A training schedule that incorporates periodization allows time for the body to rebuild, and for cortisol levels to return to a normal state.  For best results develop a plan to mangage all systemic stress including work, lifestyle, diet and lack of sleep.  Even adding several hours of recovery time between exercise sessions can reduce cortisol responses on double session training days (Ronsen et al., 2002).

Modify Your Nutrition

Reevaluate your diet before, during and after exercise.  Providing your body with a recovery drink immediately following exercise can jumpstart the rebuilding process, and make the most of precious recovery time. 

Adaptogens, and Rhodiola specifically, appear to lower cortisol levels and improve the body’s response to the mental and physical stresses of training.  (Olsson 2009, Parnossian 2009, Zhang 2009)  A recent study investigated the effects of Optygen (which contains Rhodiola) in a group of collegiate distance runners over the course of a season.  As expected the stresses of a competitive season lead to a 36% increase in cortisol levels in the control group, while the runners using Optygen actually demonstrated a 26% decrease in cortisol levels. (Creer 2007)  The stress of training leading to chronically elevated cortisol can also have a negative impact on exercise capacity.  A study investigated the effects of Optygen in collegiate distance runners while preparing for the cross-country racing season.  The Optygen group showed a 42% improvement in time to lactate threshold suggesting that the reduction in cortisol leads improved physiological parameters. (Larson 2007)

Your body needs to be stressed to make performance gains, but it also needs time and proper nutrition to make those gains.  Use of adaptogens along with carbohydrate support and some  scheduling savvy may allow you to train harder with better stress management, better performance and better health. 



Creer A. The effect of commercial herbal-based supplementation on running performance during a competitive season in collegiate distance runners:  a pilot study. 2007

Lane AR, Duke JW, Hackney AC. Influence of dietary carbohydrate intake on the free testosterone: cortisol ratio responses to short-term intensive exercise training. Eur J Appl Physiol. 2010 Apr;108(6):1125-31. Epub 2009 Dec 20.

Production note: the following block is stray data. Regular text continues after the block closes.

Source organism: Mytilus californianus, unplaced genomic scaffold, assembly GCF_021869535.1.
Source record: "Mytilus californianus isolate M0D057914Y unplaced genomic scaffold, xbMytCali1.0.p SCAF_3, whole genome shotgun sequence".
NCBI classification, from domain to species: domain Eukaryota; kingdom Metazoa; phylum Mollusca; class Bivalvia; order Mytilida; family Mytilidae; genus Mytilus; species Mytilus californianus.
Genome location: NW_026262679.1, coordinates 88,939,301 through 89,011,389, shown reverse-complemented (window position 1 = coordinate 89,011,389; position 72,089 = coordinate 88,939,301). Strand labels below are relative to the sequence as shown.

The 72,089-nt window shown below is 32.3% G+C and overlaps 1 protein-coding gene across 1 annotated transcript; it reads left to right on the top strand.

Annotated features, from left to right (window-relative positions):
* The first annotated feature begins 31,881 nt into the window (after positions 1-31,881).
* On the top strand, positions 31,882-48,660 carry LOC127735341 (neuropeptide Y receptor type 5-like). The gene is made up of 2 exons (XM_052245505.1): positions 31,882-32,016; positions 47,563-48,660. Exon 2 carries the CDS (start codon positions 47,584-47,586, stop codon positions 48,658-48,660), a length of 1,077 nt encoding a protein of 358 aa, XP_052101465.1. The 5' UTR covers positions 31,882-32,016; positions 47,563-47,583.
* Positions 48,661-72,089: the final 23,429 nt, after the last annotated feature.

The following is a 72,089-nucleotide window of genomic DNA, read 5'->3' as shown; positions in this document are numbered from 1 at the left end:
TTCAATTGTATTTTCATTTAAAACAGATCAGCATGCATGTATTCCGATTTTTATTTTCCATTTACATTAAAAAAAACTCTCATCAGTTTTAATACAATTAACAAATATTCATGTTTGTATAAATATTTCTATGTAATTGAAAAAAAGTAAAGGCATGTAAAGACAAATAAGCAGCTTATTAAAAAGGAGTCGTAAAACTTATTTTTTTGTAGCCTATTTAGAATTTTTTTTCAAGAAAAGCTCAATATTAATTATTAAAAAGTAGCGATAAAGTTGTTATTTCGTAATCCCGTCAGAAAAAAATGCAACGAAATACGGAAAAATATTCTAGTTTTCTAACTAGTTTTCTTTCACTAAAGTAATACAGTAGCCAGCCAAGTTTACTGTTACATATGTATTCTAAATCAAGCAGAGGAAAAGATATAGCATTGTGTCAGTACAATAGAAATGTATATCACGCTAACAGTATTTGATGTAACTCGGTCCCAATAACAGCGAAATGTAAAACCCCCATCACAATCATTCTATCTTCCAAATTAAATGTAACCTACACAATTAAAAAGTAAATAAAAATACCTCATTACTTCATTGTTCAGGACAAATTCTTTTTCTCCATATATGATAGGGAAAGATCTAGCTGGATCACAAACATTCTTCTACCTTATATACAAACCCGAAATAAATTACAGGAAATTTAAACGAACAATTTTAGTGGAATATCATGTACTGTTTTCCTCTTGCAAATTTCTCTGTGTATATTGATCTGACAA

Larson, K. Supplementation using a commercial herbal-based product (Optygen) may increase running performance in highly trained collegiate distance runners:  a pilot study. 2007

Olsson EM, von Schéele B, Panossian AG. A randomised, double-blind, placebo-controlled, parallel-group study of the standardised extract shr-5 of the roots of Rhodiola rosea in the treatment of subjects with stress-related fatigue. Planta Med. 2009 Feb;75(2):105-12. Epub 2008 Nov 18. PubMed PMID: 19016404.

Panossian A, Wikman G. Evidence-based efficacy of adaptogens in fatigue, and molecular mechanisms related to their stress-protective activity. Curr Clin Pharmacol. 2009 Sep;4(3):198-219. Epub 2009 Sep 1. Review. PubMed PMID: 19500070. 

Ronsen O, Kjeldsen-Kragh J, Haug E, Bahr R, Pedersen BK. Recovery time affects immunoendocrine responses to a second bout of endurance exercise. Am J Physiol Cell Physiol 2002 Dec;283(6):C1612-20

Taverniers J, Van Ruysseveldt J, Smeets T, von Grumbkow J.Stress. High-intensity stress elicits robust cortisol increases, and impairs working memory and visuo-spatial declarative memory in Special Forces candidates: A field experiment. 2010 Jul;13(4):323-33. 

Zhang ZJ, Tong Y, Zou J, Chen PJ, Yu DH. Dietary supplement with a combination of Rhodiola crenulata and Ginkgo biloba enhances the endurance performance inhealthy volunteers. Chin J Integr Med. 2009 Jun;15(3):177-83. Epub 2009 Jul 2

May 30, 2018 — First Endurance